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Public live cos add nearly $6bn since March crash

The main publicly listed live entertainment companies have added US$5.75 billion – or nearly $1bn a month – to their collective value since the worst of the Covid-19-induced stock-market crash in March, new analysis reveals.

Combining the market capitalisations of Live Nation, CTS Eventim, DEAG, Time for Fun and Eventbrite, as well as a relevant percentage of Vivendi’s business, shows the six companies were worth nearly $6bn more on 21 September than 20 March, in spite of the six-month-and-counting shutdown of nearly all live experiences.

As in previous IQ coverage of live music’s (pre-coronavirus) stock-market performance, Live Nation Entertainment – the world’s biggest live entertainment business – is the biggest mover, growing its market cap by nearly 60% in the period analysed.

Worth $7.29bn on 20 March, with a share price of $33.97, Live Nation (LYV)’s market cap stood at $11.55bn six months later, with most financial analysts confident the concert behemoth will bounce back strongly post-pandemic. As of 9 September, of the 12 firms covering Live Nation stock, seven have assigned it a ‘buy’ rating, one a ‘strong buy’ and one a ‘hold’, with none recommending a ‘sell’.

While the recovery of Live Nation – which has made an estimated $600m in savings this year, believed to include widespread redundancies globally – is impressive, five of the six businesses included have rebounded strongly over the last six months, with only DEAG shares having declined in price as of 21 September.

Berlin-based Deustche Entertainment AG (LOUD), which trades on Frankfurt’s Xetra exchange, had around $11 million (€9.4m) shaved off its market cap after the value of its stocks fell from €3.48 on 20 March to exactly €3 on 21 September. As of the latter date, DEAG’s market capitalisation was €58.9m ($68.9m), down around 14% on €68.3m ($79.9m) six months previous.

Live Nation is the biggest mover, growing its market cap by nearly 60% in the period analysed

Yet DEAG stock, too, is strongly rated by market watchers: analysts’ ratings similarly lean heavily towards a ‘buy’, with even the most pessimistic financial observers giving the company’s stock a price target of €3.50 in the short term (while noting that DEAG should “return to pre-corona levels” by 2022).

Of the other four businesses, another German company, public pan-European concert and ticketing giant CTS Eventim, was the stand-out performer, growing its market cap more than $1bn by adding nearly €10 to its share price.

Compared to 20 March, when its share price was €31.78 and market cap €3.05bn, CTS Eventim (EVD) shares traded at €41.14 six months later, giving the company a market capitalisation of €3.95bn at the time of writing.

Brazil’s Time for Fun/T4F Entertainment (SHOW3) – the largest promoter in South America – has seen its value increase 42%, from R$131m ($23.8m) to R$186.1m ($33.8m), while US-based self-service and club ticketing specialist Eventbrite (EB) is up 61%, growing its market cap from $649.2m to $1.06bn in the same period.

French media conglomerate Vivendi (VIV), meanwhile, has seen its market cap rise from an estimated €20.9bn in March to €26.38bn on 21 September. The company’s Vivendi Village unit – which incorporates its live (Olympia Production, U Live, festivals and venues in France and Africa) and ticketing (See Tickets, Starticket, Paylogic) businesses – accounts for some 0.34% of the business: €26m in revenue, of €7.58bn total, per its H1 2020 report.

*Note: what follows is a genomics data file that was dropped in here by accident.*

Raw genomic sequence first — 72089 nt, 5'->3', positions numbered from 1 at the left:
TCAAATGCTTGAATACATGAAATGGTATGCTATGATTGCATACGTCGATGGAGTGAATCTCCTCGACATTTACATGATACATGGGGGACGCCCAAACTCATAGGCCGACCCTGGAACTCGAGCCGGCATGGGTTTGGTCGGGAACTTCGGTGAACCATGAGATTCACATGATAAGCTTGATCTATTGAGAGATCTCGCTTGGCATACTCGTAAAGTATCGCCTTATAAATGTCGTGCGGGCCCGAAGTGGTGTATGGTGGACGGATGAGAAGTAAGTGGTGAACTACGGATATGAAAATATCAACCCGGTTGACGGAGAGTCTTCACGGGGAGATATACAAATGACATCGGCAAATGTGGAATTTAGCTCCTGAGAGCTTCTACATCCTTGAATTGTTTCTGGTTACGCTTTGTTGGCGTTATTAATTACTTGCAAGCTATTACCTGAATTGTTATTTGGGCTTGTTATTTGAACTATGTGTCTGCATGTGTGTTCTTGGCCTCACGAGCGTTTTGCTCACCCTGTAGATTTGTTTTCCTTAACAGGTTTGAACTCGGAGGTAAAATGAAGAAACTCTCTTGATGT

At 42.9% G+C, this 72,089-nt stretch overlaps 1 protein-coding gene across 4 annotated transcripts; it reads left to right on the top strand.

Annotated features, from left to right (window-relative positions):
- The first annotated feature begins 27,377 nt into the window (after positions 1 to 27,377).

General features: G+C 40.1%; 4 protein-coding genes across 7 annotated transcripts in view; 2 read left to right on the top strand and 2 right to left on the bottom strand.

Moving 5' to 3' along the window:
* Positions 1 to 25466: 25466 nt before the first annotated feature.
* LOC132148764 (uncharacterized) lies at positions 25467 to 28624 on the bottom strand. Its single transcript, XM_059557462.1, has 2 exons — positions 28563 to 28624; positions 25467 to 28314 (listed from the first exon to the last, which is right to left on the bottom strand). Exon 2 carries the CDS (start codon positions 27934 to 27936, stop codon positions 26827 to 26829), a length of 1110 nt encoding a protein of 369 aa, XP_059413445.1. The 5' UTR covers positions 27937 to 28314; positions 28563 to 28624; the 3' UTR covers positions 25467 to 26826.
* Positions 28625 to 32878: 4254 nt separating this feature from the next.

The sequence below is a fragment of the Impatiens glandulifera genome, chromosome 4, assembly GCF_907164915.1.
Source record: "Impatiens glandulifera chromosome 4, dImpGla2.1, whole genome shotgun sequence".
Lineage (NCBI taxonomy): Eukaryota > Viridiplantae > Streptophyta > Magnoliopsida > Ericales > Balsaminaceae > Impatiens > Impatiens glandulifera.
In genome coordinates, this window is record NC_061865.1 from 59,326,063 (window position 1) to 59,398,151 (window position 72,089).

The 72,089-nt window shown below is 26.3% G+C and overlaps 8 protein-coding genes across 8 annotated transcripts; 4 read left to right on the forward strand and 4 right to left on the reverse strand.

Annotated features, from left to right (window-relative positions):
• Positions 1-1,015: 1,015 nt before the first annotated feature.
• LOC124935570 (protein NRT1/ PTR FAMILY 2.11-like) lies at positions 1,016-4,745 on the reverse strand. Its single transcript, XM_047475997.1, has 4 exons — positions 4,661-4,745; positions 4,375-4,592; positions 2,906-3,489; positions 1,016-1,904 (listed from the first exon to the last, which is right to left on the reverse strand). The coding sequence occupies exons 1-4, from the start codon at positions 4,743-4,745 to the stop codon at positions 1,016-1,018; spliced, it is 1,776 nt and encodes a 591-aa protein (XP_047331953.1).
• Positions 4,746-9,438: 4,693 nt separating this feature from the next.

Many outside observers agree live music’s recovery will be complete by 2022

While it should be noted the industry is far from back to its pre-Covid-19 value – Live Nation stocks were once worth nearly $75, while Eventim shares hit a high of €60 in January – the rally bodes well for a sector often described as the first to close and last to reopen, and which has been hit particularly hard by the impact of the virus.

Additionally, the live music industry welcomed two newly public businesses – MSG Entertainment, spun off from the Madison Square Garden Company, and Warner Music Live/Umbrella Artists owner Warner Music Group, which floated in April and June, respectively – in the same period, and which would likely have pushed the $5.75bn figure even higher were those companies trading in March.

With so-called second lockdowns looming in many territories, it remains unclear how global markets will perform in the months ahead, as well as the effects, positive or otherwise, any volatility will have on live music stocks.

One thing, however, many outside observers seem to agree on is that live music’s recovery will be complete by 2022.

As IQ revealed earlier this month, financial consulting firm PricewaterhouseCoopers (PwC) is predicting a complete recovery by 2022, with the value of the live music market (public and private) set to reach $29.3bn – over $300m more than 2019’s $28.97bn – that year, while investment bank Goldman Sachs is similarly bullish, with its head of European media research, Lisa Yang, also heralding a return to normal in 2022.

Read PwC’s live music growth predictions here:

Live music down 64% this year – but will rebound in 2021


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Live stocks hit as coronavirus batters markets

The major publicly traded live entertainment companies have seen the value of their shares decline this week, as stock markets around the world reel from fears over the impact of the Covid-19 coronavirus.